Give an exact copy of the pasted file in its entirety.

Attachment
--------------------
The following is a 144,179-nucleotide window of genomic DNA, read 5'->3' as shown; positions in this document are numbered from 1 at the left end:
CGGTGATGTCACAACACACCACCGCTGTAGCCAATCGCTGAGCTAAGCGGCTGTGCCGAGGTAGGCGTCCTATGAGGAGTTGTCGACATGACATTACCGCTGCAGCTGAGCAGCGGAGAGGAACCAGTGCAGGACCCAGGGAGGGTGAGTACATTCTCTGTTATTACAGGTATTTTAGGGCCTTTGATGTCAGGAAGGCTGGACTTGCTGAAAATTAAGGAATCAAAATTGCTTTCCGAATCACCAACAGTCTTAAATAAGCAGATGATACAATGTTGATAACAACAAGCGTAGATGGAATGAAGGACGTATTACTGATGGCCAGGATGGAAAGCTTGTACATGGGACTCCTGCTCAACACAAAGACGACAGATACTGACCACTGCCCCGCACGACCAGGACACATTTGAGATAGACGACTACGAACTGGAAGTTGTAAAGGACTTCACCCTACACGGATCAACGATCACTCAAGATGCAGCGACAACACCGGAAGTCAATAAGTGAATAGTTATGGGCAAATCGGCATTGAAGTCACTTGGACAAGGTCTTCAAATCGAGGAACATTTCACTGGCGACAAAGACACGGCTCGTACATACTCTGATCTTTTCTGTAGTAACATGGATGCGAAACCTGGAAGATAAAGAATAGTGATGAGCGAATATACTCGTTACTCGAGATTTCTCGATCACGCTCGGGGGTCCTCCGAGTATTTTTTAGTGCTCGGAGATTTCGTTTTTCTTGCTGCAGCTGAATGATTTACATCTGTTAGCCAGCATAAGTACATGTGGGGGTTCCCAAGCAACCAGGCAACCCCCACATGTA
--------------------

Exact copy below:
The following is a 144,179-nucleotide window of genomic DNA, read 5'->3' as shown; positions in this document are numbered from 1 at the left end:
CGGTGATGTCACAACACACCACCGCTGTAGCCAATCGCTGAGCTAAGCGGCTGTGCCGAGGTAGGCGTCCTATGAGGAGTTGTCGACATGACATTACCGCTGCAGCTGAGCAGCGGAGAGGAACCAGTGCAGGACCCAGGGAGGGTGAGTACATTCTCTGTTATTACAGGTATTTTAGGGCCTTTGATGTCAGGAAGGCTGGACTTGCTGAAAATTAAGGAATCAAAATTGCTTTCCGAATCACCAACAGTCTTAAATAAGCAGATGATACAATGTTGATAACAACAAGCGTAGATGGAATGAAGGACGTATTACTGATGGCCAGGATGGAAAGCTTGTACATGGGACTCCTGCTCAACACAAAGACGACAGATACTGACCACTGCCCCGCACGACCAGGACACATTTGAGATAGACGACTACGAACTGGAAGTTGTAAAGGACTTCACCCTACACGGATCAACGATCACTCAAGATGCAGCGACAACACCGGAAGTCAATAAGTGAATAGTTATGGGCAAATCGGCATTGAAGTCACTTGGACAAGGTCTTCAAATCGAGGAACATTTCACTGGCGACAAAGACACGGCTCGTACATACTCTGATCTTTTCTGTAGTAACATGGATGCGAAACCTGGAAGATAAAGAATAGTGATGAGCGAATATACTCGTTACTCGAGATTTCTCGATCACGCTCGGGGGTCCTCCGAGTATTTTTTAGTGCTCGGAGATTTCGTTTTTCTTGCTGCAGCTGAATGATTTACATCTGTTAGCCAGCATAAGTACATGTGGGGGTTCCCAAGCAACCAGGCAACCCCCACATGTA